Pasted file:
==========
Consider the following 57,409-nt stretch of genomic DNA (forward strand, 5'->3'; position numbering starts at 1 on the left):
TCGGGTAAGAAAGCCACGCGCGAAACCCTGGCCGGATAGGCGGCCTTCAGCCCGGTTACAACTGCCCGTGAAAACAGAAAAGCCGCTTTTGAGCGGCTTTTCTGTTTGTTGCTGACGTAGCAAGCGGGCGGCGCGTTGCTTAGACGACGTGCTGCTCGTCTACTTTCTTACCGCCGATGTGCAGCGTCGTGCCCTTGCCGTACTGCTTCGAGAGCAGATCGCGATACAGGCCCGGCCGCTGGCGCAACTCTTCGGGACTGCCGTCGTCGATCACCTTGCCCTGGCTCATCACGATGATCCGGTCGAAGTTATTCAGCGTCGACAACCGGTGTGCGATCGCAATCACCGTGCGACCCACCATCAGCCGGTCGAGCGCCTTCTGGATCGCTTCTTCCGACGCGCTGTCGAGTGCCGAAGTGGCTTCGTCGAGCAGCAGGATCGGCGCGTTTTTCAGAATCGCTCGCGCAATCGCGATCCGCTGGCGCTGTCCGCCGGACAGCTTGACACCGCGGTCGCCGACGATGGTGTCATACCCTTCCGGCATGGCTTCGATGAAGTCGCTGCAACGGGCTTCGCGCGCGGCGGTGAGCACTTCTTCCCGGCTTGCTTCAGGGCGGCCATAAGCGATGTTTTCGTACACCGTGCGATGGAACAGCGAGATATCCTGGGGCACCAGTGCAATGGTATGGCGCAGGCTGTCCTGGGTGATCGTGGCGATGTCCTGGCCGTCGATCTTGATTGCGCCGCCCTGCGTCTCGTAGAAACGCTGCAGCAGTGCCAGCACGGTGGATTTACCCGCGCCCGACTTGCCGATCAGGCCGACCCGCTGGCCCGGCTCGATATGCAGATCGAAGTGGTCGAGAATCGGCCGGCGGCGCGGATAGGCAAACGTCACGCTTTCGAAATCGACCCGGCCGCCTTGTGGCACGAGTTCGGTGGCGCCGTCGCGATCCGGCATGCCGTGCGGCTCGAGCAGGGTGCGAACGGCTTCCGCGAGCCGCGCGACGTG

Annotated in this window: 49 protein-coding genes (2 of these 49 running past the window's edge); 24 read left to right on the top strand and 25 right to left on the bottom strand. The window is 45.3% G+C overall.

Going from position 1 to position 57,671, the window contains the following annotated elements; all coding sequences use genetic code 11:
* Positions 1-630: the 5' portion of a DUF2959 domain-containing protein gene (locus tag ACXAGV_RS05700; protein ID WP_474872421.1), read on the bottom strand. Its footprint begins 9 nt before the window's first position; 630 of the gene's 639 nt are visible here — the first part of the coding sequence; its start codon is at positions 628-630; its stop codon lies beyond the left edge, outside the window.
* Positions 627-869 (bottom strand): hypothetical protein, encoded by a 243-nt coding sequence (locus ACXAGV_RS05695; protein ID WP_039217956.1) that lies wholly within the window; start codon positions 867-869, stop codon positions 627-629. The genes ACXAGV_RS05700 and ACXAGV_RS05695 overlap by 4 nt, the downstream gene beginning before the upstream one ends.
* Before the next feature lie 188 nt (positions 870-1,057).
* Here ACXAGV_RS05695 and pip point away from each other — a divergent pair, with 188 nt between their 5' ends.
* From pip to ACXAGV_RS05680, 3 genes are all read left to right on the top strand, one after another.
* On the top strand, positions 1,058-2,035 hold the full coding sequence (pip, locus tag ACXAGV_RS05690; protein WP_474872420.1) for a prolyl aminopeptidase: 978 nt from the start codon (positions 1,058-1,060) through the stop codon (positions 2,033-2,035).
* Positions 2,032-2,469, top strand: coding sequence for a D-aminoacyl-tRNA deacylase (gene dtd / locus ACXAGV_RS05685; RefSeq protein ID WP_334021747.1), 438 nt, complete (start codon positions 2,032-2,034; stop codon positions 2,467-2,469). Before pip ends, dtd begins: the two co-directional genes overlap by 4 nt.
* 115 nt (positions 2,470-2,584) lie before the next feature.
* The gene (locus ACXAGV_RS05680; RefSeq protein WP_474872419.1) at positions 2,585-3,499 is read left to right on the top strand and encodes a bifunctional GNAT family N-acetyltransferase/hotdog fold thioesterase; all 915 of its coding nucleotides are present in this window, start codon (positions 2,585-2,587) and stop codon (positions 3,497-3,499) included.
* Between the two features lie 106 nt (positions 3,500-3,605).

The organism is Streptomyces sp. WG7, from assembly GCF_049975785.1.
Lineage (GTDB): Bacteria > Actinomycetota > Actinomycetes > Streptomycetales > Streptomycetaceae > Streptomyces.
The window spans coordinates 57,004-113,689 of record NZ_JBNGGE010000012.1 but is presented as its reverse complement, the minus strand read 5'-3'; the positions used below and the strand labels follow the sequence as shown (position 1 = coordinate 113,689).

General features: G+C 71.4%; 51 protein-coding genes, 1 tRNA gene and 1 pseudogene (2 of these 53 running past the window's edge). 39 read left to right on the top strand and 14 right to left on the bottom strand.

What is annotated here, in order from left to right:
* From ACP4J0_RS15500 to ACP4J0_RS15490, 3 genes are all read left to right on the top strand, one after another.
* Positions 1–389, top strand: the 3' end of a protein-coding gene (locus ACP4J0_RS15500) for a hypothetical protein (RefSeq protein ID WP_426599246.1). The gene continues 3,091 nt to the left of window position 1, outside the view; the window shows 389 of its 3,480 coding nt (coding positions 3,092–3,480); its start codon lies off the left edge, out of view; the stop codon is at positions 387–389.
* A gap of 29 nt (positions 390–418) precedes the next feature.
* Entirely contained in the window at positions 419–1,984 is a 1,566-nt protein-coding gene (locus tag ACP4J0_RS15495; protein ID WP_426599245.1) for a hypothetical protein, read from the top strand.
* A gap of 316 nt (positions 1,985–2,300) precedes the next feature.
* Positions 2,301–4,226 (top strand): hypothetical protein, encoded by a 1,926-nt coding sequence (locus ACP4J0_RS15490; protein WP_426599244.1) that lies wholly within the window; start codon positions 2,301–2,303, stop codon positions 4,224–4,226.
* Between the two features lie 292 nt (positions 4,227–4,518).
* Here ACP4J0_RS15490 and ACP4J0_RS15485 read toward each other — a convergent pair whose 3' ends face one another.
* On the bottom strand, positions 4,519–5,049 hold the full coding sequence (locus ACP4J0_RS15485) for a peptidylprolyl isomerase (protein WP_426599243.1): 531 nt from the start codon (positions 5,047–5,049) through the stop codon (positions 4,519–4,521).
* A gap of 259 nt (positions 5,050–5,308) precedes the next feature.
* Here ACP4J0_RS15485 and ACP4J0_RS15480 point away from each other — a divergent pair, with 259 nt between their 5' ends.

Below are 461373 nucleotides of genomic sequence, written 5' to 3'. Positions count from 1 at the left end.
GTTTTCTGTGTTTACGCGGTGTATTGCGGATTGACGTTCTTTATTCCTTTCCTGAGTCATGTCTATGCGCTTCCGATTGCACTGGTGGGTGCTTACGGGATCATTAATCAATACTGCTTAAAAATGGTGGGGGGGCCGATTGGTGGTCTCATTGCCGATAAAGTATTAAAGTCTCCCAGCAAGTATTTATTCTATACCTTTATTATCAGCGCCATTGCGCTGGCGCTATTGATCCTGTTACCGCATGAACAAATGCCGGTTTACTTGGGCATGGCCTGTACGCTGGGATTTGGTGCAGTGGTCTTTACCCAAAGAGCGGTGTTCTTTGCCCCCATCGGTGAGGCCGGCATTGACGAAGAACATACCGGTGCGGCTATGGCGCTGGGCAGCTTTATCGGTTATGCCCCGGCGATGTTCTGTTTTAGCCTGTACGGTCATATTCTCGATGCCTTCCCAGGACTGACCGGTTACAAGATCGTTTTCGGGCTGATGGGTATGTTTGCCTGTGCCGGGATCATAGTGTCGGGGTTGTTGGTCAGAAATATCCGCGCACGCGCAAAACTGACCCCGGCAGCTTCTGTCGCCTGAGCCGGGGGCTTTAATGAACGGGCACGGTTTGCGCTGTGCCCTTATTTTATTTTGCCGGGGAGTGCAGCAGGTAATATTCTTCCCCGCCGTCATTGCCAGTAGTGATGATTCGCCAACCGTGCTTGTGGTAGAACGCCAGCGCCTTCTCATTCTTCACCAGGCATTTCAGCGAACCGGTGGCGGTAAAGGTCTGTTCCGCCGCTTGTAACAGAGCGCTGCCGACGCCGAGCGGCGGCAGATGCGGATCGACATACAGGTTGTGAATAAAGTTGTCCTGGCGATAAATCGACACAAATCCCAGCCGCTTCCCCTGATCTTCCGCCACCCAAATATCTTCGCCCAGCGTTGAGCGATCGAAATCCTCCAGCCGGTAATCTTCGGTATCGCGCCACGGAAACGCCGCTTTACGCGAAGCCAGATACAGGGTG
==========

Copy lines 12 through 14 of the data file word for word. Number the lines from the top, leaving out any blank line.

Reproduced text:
* 115 nt (positions 2,470-2,584) lie before the next feature.
* The gene (locus ACXAGV_RS05680; RefSeq protein WP_474872419.1) at positions 2,585-3,499 is read left to right on the top strand and encodes a bifunctional GNAT family N-acetyltransferase/hotdog fold thioesterase; all 915 of its coding nucleotides are present in this window, start codon (positions 2,585-2,587) and stop codon (positions 3,497-3,499) included.
* Between the two features lie 106 nt (positions 3,500-3,605).